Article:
Being patient with ourselves to learn what that sweet spot mix of caloric restriction and workout effort to optimize fat burning - if that's the priority - takes time, patience, and a strategy to be able to assess if what's being tried works. Again, i'll say i like precision nutrition becuase it has a method called an Individualization Guide to support exactly that process.

Calorie Note: Why only 3500kcals to drop a Pound of Fat?
Some folks have noticed a seeming discrepancy between cals in a pound of fat and that there are fewer calories to burn a pound of "fat"

I'm still looking for sources on this, but here's the argument: let's start with the basics.
1g of fat = 9kcal
so 1kg of fat =9000kcal

9000/2.2 = 4091kcal / pound of fat (1kg/2.2=1lb)

Apparently a pound of human fat is made up of 10% water + 5% other materials that aren't digested - i need sources to support this, but if we go with that for a moment

4091 -15%= 3477.35

That's approx 3500kcals.
One other frequently quoted statement on the web is "Human fat tissue contains about 87% lipids, so that 1 kg of body-fat tissue has roughly the caloric energy of 870 g of pure fat, or 7800 kcal."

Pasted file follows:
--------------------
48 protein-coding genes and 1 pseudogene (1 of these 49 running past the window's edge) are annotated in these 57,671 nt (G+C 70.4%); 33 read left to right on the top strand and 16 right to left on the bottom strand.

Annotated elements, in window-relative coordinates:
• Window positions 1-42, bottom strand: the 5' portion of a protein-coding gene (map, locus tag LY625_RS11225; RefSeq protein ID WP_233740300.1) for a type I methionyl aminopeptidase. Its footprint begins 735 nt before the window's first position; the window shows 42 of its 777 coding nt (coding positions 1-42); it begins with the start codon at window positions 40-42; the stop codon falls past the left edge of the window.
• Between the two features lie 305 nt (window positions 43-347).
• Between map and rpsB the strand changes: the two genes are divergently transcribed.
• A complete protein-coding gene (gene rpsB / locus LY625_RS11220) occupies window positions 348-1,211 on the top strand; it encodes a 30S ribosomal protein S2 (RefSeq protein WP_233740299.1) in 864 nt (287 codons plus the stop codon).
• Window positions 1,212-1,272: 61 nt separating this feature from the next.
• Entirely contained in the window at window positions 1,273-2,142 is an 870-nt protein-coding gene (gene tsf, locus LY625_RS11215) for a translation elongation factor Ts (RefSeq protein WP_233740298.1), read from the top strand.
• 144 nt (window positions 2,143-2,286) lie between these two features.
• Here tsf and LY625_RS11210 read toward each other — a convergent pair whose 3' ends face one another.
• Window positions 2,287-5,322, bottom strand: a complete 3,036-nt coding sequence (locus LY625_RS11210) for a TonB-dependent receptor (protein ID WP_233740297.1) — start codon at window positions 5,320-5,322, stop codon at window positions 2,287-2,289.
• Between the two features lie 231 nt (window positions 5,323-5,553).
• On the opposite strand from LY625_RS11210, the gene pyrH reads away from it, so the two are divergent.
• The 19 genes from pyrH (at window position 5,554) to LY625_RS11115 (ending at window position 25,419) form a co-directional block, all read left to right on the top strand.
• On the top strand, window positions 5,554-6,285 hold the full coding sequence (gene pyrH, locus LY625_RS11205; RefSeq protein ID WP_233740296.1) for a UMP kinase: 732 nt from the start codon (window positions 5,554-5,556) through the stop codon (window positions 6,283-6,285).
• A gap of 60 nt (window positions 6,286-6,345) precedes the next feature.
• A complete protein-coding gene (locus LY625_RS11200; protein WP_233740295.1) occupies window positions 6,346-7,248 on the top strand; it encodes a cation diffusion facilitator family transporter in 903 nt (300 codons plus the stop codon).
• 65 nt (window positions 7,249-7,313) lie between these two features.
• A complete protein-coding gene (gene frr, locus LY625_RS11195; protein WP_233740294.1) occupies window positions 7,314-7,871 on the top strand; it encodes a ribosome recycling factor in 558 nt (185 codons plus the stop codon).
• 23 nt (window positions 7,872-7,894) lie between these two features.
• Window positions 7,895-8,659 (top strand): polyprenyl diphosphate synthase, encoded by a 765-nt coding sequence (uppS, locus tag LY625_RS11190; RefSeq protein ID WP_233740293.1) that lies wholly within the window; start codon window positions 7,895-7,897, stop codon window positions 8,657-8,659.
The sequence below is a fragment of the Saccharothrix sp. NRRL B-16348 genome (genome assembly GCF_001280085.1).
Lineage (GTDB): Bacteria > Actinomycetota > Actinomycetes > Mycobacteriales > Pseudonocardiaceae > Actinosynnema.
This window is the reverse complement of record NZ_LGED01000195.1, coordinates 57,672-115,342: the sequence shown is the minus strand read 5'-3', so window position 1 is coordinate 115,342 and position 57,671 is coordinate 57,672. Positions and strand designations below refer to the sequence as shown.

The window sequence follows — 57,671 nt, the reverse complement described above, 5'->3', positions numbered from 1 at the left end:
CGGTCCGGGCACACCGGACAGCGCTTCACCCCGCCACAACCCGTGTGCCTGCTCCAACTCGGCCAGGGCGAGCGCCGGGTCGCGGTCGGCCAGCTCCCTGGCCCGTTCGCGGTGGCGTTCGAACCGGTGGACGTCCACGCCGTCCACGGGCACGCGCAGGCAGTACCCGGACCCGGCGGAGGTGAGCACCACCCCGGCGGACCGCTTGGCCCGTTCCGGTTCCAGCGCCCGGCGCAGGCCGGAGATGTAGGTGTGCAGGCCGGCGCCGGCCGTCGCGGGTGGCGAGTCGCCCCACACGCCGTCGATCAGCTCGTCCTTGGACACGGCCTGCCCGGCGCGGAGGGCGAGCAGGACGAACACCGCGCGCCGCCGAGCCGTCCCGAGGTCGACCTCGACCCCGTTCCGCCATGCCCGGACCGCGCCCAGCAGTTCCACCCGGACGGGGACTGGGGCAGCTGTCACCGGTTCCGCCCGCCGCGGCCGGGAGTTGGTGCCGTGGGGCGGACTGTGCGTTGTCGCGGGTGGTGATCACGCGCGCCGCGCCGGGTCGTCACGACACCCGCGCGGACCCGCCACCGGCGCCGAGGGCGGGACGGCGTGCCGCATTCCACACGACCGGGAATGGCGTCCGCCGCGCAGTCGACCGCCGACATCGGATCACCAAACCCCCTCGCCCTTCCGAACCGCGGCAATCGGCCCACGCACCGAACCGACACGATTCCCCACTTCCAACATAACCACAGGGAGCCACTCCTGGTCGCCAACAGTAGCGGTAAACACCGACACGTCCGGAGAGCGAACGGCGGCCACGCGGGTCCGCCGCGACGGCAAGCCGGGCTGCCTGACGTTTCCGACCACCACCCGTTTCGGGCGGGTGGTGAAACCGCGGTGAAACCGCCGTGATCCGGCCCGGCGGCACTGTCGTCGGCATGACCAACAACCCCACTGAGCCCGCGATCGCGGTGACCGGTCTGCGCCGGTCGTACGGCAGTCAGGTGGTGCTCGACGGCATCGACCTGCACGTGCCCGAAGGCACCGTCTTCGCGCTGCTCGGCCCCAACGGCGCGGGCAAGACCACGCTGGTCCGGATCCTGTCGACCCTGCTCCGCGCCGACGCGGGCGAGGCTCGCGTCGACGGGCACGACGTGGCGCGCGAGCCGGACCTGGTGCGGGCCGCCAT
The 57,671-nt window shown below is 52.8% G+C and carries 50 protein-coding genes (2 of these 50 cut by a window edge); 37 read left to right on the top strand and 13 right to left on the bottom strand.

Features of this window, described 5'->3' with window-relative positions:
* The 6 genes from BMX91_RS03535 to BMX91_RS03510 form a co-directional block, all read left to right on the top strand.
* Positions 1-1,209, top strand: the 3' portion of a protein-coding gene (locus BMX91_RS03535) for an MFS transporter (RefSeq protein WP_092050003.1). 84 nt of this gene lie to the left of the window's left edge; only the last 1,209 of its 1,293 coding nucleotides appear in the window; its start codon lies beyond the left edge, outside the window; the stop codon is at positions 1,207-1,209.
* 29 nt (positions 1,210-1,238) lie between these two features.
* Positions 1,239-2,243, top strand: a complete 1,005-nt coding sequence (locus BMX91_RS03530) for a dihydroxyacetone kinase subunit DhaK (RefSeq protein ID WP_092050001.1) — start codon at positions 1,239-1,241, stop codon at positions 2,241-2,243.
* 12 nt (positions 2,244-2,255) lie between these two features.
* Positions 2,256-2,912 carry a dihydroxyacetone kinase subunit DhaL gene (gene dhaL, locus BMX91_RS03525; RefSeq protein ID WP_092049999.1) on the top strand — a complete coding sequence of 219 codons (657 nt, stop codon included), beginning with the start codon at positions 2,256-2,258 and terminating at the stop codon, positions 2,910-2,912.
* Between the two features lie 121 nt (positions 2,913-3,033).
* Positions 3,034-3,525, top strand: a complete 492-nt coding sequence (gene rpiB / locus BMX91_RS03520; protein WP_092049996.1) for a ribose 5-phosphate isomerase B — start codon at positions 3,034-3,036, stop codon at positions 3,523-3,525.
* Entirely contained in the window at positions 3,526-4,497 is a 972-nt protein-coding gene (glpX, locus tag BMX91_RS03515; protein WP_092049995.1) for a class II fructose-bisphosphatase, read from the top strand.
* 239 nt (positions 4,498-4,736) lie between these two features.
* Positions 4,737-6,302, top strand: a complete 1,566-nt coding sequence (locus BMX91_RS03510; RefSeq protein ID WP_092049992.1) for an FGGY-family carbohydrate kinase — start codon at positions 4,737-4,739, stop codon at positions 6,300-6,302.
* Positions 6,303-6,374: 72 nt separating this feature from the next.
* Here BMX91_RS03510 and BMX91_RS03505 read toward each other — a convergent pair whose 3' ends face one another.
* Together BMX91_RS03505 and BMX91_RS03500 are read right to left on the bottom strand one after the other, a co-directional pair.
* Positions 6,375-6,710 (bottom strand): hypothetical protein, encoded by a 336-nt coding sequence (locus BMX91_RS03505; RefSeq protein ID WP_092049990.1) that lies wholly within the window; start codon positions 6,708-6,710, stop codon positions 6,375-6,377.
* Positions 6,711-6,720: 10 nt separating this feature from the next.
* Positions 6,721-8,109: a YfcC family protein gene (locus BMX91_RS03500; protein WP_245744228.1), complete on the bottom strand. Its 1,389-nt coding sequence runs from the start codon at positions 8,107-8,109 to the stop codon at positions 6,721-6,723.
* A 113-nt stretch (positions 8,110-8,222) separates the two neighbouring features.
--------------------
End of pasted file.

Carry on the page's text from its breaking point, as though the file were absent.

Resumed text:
- just put that quote into google and it will show up on a dozen sites - but no primary source for it. - still that conveniently gets to the well cited 3500kcal/lb of (human) fat.

The closest i have to a real source for such info is
Adipose tissue contains 82-88% fat, 2-2.6% protein, and 10-14% water. The energy yield of adipose tissue is 8000-9000 kcal (34-38 MJ) per kg or 3600-4000 kcal (15.1-16.8 MJ) per pound.
and that's at, and i've no idea who writes this stuff for them or from where they get it.

Higher Up and Further In
if you're intersted in going deeper into the physiology here, may i recommend
Exercise Physiology: Energy, Nutrition, and Human Performance, 6th Ed.
McArdle, Katch & Katch (US| UK)
There's a 7th ed coming in November 09.

If you get really intrigued, for after the above, there's Brook's bioenergetics, referenced in the side bar book recommendations

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1 comment:

Stephanie said...

Great Info! I learned more from that article than I did in a full semester of a college nutrition class.